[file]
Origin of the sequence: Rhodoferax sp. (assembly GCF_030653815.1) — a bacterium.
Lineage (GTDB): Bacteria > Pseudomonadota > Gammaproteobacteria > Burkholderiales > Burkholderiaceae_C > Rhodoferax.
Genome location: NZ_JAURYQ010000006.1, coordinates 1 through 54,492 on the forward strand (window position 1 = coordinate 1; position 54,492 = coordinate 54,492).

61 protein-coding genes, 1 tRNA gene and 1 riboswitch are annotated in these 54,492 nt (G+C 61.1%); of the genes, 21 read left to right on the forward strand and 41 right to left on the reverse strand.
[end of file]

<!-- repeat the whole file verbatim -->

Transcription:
Origin of the sequence: Rhodoferax sp. (assembly GCF_030653815.1) — a bacterium.
Lineage (GTDB): Bacteria > Pseudomonadota > Gammaproteobacteria > Burkholderiales > Burkholderiaceae_C > Rhodoferax.
Genome location: NZ_JAURYQ010000006.1, coordinates 1 through 54,492 on the forward strand (window position 1 = coordinate 1; position 54,492 = coordinate 54,492).

61 protein-coding genes, 1 tRNA gene and 1 riboswitch are annotated in these 54,492 nt (G+C 61.1%); of the genes, 21 read left to right on the forward strand and 41 right to left on the reverse strand.